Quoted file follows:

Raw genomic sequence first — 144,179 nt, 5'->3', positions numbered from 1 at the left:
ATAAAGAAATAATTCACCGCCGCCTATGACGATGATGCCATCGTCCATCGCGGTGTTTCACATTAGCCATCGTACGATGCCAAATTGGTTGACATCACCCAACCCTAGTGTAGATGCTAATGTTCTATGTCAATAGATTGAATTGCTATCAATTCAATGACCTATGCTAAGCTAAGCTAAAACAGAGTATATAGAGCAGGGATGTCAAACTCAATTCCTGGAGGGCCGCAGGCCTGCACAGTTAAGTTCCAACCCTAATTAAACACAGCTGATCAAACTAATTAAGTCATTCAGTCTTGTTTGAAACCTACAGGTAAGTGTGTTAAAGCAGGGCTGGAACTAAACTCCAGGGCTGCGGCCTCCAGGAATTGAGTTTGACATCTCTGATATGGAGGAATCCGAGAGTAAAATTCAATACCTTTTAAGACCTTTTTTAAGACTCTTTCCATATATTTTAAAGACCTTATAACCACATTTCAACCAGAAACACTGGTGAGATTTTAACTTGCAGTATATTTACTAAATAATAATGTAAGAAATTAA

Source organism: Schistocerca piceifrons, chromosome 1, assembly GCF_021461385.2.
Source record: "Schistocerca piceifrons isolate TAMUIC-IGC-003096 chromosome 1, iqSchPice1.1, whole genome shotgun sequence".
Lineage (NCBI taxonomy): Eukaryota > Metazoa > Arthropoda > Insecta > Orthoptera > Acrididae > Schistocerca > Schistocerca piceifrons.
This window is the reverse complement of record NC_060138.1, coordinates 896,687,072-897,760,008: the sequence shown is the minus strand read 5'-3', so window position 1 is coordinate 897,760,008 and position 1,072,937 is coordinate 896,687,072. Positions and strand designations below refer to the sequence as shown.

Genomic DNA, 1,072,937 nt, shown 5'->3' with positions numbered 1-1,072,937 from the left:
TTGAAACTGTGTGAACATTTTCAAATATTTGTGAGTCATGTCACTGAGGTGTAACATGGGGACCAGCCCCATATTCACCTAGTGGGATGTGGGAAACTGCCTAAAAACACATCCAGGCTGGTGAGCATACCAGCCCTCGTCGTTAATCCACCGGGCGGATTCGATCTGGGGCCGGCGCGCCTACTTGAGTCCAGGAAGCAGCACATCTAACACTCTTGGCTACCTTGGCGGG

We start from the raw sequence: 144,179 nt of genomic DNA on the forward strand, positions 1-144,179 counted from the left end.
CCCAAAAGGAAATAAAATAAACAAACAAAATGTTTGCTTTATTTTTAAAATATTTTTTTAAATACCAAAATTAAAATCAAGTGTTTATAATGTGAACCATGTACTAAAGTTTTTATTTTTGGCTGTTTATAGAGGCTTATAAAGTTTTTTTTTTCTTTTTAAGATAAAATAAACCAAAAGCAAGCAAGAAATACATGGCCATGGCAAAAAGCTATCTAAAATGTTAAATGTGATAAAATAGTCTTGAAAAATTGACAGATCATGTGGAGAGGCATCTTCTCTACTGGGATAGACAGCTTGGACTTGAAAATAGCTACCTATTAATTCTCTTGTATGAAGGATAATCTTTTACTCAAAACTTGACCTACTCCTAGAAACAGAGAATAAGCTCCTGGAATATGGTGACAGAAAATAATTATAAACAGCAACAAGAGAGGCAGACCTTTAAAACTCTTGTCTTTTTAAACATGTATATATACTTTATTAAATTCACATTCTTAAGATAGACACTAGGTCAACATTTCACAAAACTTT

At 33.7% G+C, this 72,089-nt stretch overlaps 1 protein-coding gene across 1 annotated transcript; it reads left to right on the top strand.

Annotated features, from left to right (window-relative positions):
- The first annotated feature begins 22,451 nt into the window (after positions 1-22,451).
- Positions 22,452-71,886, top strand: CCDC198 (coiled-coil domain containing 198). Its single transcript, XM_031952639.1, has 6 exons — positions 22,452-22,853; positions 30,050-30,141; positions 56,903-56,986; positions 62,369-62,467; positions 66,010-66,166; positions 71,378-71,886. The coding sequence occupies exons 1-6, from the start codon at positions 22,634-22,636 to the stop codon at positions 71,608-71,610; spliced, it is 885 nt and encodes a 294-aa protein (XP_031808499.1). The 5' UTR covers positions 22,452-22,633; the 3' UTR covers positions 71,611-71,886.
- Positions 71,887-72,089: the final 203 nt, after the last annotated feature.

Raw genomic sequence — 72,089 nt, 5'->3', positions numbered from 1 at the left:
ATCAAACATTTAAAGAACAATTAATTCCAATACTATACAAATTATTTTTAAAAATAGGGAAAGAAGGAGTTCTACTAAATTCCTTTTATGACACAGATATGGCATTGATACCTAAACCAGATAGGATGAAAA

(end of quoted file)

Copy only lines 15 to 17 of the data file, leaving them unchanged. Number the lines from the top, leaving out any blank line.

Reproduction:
- Positions 71,887-72,089: the final 203 nt, after the last annotated feature.

Raw genomic sequence — 72,089 nt, 5'->3', positions numbered from 1 at the left:
ATCAAACATTTAAAGAACAATTAATTCCAATACTATACAAATTATTTTTAAAAATAGGGAAAGAAGGAGTTCTACTAAATTCCTTTTATGACACAGATATGGCATTGATACCTAAACCAGATAGGATGAAAA